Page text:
A Louisiana judge recently ruled that Black Lives Matter cannot be sued because it’s a social movement and not a person or formal organization.
“Black Lives Matter,” as a social movement, cannot be sued, however, in a similar way that a person cannot plausibly sue other social movements such as the Civil Rights movement, the L.G.B.T. rights movement, or the Tea Party movement. If he could state a plausible claim for relief, a plaintiff could bring suit against entities associated with those movements, though, such as the National Association for the Advancement of Colored People, the Human Rights Campaign, or Tea Party Patriots,” said Chief Judge Brian Jackson, of the U.S. District Court in Baton Rouge.
This ruling came in response to an anonymously filed police officer’s lawsuit that blamed DeRay Mckesson, one of the movement’s strongest voices, and four other BLM leaders for his injuries during a protest. The officer was injured by a rock thrown during a protest over a deadly police shooting in Baton Rouge last year. The July 9, 2016 demonstration followed the fatal shooting of Alton Sterling, a black man, by a white Baton Rouge police officer.
According to the New York Times, in his ruling, Judge Jackson said that the lawsuit against several parties, including BLM and Mckesson, suffered from “numerous deficiencies.”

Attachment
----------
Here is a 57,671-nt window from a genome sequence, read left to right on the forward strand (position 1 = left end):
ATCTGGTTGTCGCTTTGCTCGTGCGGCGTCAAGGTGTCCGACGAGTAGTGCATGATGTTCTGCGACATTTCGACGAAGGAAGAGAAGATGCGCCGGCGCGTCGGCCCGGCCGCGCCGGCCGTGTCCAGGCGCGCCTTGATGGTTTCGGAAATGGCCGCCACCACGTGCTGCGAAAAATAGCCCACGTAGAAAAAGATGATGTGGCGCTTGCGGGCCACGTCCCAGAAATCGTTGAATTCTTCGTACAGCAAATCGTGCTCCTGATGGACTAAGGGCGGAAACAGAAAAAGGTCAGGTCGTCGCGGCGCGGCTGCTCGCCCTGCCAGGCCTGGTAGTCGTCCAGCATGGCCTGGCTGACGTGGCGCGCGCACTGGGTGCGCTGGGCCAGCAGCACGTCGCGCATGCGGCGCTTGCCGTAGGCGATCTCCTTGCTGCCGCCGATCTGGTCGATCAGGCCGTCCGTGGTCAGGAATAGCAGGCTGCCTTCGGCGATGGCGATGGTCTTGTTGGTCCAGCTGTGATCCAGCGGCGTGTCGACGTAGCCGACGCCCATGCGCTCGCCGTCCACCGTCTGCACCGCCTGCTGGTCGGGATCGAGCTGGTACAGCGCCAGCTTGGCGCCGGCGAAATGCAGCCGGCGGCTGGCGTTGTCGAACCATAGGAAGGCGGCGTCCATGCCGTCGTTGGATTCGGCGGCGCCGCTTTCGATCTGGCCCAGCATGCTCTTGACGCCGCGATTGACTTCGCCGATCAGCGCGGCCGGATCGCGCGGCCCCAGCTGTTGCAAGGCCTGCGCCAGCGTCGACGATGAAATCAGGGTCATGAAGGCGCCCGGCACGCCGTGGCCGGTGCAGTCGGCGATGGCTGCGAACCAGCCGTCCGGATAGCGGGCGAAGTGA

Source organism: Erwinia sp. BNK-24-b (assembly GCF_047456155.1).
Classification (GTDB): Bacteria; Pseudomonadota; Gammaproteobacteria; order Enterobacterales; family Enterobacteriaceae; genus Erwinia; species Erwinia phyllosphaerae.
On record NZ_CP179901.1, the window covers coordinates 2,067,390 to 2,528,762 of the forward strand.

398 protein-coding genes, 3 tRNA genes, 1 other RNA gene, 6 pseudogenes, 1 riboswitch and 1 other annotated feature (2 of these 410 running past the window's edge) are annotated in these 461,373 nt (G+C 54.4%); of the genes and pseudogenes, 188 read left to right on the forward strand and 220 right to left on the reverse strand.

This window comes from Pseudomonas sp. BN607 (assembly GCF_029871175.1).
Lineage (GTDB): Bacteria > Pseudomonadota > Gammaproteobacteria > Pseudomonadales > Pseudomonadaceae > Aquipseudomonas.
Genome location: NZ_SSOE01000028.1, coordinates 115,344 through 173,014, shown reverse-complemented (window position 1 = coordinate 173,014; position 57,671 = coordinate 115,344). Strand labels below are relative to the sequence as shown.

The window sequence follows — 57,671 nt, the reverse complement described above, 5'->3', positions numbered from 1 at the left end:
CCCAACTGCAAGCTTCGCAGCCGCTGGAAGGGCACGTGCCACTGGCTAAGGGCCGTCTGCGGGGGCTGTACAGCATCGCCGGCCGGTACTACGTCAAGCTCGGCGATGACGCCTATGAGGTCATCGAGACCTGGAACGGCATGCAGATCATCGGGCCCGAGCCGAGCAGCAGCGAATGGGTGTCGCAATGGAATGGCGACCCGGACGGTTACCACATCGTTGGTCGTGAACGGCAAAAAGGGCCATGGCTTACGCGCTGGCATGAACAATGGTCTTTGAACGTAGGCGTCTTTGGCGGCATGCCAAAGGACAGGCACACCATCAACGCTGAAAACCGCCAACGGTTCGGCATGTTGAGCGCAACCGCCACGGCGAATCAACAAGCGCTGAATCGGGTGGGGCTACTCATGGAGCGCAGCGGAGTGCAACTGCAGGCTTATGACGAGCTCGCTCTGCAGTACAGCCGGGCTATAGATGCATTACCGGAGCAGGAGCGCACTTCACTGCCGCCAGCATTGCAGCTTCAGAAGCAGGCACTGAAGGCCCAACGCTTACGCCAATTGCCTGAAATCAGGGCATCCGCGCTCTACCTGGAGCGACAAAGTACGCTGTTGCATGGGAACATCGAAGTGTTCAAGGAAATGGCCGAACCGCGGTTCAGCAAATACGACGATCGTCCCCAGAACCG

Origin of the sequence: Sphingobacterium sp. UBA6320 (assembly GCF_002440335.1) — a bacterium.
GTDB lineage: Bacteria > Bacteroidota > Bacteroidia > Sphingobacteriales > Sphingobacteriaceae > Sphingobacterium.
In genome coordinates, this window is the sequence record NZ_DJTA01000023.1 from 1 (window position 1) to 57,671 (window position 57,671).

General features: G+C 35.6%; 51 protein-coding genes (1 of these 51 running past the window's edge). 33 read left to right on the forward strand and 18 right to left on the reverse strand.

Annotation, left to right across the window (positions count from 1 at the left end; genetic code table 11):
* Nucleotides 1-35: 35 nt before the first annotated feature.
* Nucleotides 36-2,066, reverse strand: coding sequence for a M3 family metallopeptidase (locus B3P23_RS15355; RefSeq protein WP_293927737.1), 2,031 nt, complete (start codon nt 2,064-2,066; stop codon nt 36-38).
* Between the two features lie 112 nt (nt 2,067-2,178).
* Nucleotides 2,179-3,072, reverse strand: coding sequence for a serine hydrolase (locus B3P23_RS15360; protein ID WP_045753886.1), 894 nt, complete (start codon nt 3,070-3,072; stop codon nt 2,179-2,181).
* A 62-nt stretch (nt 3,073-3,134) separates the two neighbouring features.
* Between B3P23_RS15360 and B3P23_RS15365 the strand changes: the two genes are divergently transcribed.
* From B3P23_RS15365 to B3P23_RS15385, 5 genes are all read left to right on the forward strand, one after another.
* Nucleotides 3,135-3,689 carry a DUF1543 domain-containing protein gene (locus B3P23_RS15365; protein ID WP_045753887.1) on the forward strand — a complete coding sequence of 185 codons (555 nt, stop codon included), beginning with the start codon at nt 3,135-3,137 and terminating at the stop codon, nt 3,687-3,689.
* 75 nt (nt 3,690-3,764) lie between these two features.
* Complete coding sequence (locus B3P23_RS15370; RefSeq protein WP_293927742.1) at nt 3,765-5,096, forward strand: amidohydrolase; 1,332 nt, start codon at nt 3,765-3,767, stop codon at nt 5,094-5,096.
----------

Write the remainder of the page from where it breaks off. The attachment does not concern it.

“Although many entities have utilized the phrase ‘black lives matter’ in their titles or business designations, ‘Black Lives Matter’ itself is not an entity of any sort,” Jackson wrote in his 24-page ruling.
Meanwhile, a second lawsuit is pending against McKesson, the BLM organization and the hashtag #Black Lives Matter, brought by a sheriff’s deputy wounded in the same protest. Reportedly, Judge Jackson is likely to dismiss that suit as well.
During that protest, military veteran Gavin Long went on a shooting spree and killed three officers. Several others were wounded. The suit claims BLM incited Long’s deadly police ambush. The Chicago Tribune reports that Mckesson and Black Lives Matter were also sued after the sniper attack by Larry Klayman, founder of the conservative group Freedom Watch.